Singapore signs declaration to reverse deforestation by 2030
The declaration is in line with Singapore’s City in Nature vision.
Singapore signed a declaration that aims to halt and reverse deforestation by 2030, joining over 100 countries in the pledge.
Minister for National Development Desmond Lee said backing the Glasgow Leaders’ Declaration on Forests and Land Use reaffirms Singapore’s commitment to developing city sustainability whilst conserving nature within its urban environment.
Lee also said that the pledge is in line with Singapore’s City in Nature vision which pushes for the conservation and protection of the city’s core biodiversity areas; enhancement and restoration of its natural habitats; and strengthening of its ecological resilience.
The City in Nature vision is one of the key pillars of Singapore's Green Plan 2030.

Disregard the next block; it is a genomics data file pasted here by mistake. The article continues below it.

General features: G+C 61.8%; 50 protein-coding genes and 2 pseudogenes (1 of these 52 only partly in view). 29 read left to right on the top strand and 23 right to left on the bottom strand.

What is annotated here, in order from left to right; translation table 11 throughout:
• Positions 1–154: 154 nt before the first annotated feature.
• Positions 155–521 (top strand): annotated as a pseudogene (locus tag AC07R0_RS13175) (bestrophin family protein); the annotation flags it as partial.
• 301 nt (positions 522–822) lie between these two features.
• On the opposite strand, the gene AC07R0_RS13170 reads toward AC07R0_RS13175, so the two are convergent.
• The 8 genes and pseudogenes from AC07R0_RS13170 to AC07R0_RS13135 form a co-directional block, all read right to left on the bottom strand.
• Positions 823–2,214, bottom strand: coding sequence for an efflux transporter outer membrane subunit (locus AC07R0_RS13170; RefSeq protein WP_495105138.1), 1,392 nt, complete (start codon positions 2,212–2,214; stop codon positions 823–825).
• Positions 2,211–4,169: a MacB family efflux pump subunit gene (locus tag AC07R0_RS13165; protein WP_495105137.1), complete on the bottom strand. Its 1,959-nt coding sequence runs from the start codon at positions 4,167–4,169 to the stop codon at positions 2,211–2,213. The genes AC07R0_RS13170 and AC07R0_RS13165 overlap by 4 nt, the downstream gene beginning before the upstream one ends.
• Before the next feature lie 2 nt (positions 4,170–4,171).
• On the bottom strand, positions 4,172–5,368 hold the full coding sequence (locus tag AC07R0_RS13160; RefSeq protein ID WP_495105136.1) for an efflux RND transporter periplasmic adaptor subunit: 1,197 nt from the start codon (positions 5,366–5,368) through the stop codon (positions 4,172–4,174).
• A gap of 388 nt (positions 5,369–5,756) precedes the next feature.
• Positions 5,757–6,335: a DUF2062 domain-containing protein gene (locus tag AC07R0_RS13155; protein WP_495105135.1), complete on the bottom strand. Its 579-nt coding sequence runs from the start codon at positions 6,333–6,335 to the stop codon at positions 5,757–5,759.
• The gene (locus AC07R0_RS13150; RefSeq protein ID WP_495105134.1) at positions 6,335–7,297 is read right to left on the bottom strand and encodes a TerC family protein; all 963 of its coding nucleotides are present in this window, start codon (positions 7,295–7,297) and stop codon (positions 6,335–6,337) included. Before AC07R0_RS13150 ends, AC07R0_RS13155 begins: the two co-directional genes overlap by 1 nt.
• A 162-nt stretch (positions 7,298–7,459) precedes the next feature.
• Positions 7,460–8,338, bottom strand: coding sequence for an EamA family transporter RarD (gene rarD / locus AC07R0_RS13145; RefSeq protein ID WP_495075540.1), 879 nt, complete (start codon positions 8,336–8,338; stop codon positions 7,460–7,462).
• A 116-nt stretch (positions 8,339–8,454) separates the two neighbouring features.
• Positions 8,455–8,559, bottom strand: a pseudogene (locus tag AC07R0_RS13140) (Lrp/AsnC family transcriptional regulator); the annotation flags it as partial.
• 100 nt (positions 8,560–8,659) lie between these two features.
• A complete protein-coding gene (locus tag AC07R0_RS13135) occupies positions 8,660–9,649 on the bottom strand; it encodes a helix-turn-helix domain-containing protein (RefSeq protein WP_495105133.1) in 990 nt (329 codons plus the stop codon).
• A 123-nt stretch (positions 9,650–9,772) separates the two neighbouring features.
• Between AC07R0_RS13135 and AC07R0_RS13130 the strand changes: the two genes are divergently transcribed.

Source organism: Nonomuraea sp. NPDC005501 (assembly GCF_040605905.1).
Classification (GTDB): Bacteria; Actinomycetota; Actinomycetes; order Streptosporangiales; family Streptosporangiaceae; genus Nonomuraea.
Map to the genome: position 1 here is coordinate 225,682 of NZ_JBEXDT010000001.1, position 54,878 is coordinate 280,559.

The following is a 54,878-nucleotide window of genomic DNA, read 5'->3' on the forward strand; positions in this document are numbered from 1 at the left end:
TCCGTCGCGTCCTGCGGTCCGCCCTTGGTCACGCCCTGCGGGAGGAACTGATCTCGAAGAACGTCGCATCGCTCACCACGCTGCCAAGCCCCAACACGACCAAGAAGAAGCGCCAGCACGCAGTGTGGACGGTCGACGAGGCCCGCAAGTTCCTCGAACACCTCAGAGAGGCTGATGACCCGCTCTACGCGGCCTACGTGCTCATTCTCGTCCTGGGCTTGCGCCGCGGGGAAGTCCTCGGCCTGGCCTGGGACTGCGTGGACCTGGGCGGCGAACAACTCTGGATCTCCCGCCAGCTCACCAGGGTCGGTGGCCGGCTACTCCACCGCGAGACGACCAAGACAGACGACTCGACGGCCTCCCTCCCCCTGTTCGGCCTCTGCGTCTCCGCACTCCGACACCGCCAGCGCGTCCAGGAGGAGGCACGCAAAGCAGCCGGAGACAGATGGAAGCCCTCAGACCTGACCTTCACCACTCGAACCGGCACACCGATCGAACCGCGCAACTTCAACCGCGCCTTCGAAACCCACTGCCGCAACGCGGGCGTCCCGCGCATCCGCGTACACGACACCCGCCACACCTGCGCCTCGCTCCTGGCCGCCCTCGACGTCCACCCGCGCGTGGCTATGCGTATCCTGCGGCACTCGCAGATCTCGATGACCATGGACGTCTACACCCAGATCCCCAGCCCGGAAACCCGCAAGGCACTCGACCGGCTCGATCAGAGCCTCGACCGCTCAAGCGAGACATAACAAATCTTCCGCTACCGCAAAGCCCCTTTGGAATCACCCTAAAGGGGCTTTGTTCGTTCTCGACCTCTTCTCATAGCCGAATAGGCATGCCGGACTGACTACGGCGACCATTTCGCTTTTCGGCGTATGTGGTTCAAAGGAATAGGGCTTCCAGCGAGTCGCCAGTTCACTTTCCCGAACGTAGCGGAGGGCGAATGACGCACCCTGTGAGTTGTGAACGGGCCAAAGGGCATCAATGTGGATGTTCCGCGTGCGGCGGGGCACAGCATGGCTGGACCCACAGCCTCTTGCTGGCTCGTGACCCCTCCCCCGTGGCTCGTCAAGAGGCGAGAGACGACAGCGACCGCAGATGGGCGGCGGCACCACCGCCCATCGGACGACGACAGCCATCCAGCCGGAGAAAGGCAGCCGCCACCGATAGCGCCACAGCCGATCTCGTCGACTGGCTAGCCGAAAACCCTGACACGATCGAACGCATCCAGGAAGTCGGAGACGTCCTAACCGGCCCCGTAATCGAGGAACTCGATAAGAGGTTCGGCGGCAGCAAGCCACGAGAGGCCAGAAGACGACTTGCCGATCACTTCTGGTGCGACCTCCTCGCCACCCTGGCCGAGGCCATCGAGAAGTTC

In order to achieve its three goals under its City in Nature vision, Lee said the government will be adding new nature parks, restoring tropical rainforest and wetland habitats in national parks and gardens, and planting one million more trees island-wide between 2020 and 2030 amongst others.
“Together, these strategies will not only provide Singaporeans with greater access to nature and its benefits on health and well-being but will also conserve our rich native biodiversity for future generations to enjoy,” Lee said.
As a city-state with land constraints, Lee said Singapore is also “carefully” balancing development and conservation in their land-use planning by adopting a science-based approach.
“As part of the planning process, the ecological value of sites is assessed, and this is taken into account when selecting sites for development,” Lee said.
“For example, in assessing whether to develop vacant sites that were previously cleared for human use but have since become vegetated, factors such as whether they provide critical refugia for native biodiversity, and whether they play an important role for ecological connectivity are taken into account,” the minister added.